Many governments have turned to private companies to operate state-owned prisons or to “sell” space in privately-owned prisons. These deals always seem to make financial sense–at least at first. What better solution for people who want government to be run like a business could there be than to turn over an essential government function to private business?
There are are many problems with placing mostly minority, mostly poor often mentally ill or intellectually disabled individuals at the daily mercy of prison guards working for a company whose motive is profit. The latest abuse comes with stories that many of these prison contracts have occupancy quotas, as high as 100% in some prisons in Arizona.
The problem with occupancy quotas? According to Susan McGalla, If the state doesn’t meet the occupancy requirements, the state has to pay the private company millions of dollars more–essentially paying the company for not providing housing to prisoners. No governor or sheriff wants to report that he or she paid millions of dollars to a company not to provide services. As a result, pressure is applied to keep the prison population as high as possible so the beds are full. Police are encouraged to make more arrests. Judges are encouraged to impose longer sentences. Legislatures are encouraged–sometimes by the private prison companies themselves–to enact harsh “three strikes” laws.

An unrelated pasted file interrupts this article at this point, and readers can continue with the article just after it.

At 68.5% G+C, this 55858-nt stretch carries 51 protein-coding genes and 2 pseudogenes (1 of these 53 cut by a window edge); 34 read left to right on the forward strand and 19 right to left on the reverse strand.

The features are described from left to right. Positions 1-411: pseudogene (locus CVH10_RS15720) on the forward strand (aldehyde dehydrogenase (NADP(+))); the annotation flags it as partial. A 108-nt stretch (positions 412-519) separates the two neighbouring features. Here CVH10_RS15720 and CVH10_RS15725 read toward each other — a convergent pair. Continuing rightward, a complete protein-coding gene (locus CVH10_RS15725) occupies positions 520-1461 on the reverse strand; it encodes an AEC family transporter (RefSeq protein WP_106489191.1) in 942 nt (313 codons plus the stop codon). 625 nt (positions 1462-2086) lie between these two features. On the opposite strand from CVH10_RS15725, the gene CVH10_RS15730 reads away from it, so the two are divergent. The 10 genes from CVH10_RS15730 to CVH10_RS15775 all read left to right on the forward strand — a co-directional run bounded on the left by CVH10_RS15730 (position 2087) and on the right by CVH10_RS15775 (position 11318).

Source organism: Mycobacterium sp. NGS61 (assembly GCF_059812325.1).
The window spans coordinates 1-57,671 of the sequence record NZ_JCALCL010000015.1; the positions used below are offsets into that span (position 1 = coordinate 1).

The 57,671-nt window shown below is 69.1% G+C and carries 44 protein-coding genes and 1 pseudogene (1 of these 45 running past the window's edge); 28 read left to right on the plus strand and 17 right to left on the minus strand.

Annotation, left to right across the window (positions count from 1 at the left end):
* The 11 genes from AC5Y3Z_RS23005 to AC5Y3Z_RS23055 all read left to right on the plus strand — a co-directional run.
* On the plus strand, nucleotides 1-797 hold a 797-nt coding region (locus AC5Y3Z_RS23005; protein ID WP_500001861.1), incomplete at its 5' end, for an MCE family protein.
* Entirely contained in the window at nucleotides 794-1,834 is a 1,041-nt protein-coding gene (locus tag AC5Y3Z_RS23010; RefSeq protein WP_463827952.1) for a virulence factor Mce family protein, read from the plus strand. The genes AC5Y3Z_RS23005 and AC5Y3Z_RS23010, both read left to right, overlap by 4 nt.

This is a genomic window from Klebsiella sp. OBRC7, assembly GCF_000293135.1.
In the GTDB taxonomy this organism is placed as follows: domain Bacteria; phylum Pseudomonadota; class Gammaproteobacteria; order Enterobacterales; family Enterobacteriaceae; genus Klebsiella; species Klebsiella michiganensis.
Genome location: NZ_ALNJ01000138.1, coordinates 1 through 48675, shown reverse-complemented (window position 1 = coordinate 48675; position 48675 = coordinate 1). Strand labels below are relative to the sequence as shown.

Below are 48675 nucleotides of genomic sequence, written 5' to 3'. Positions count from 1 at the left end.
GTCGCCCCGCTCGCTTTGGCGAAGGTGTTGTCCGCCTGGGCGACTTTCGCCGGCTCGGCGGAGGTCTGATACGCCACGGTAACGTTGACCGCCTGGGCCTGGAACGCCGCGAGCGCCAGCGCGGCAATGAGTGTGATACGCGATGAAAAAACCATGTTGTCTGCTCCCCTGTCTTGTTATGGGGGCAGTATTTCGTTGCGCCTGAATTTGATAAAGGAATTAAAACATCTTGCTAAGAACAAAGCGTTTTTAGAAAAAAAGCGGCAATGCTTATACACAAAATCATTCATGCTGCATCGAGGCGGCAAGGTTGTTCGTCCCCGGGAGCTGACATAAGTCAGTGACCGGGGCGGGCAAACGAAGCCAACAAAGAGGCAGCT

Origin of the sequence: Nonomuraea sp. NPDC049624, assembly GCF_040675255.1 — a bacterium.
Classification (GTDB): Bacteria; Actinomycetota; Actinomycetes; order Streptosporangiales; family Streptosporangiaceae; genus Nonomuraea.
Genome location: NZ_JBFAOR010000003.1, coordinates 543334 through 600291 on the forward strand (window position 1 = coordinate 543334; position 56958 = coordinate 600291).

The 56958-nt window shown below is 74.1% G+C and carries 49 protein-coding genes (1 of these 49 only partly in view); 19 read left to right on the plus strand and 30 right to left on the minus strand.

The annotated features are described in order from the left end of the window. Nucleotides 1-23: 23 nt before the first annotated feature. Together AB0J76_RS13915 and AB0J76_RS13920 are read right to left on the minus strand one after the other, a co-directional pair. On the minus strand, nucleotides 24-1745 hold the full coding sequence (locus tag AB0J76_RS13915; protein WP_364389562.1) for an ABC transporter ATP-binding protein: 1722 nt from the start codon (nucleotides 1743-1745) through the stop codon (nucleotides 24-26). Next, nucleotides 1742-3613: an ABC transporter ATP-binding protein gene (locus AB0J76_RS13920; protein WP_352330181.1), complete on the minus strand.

Prison privatization. Sounds like a great deal–for everyone but the individuals housed in those prisons.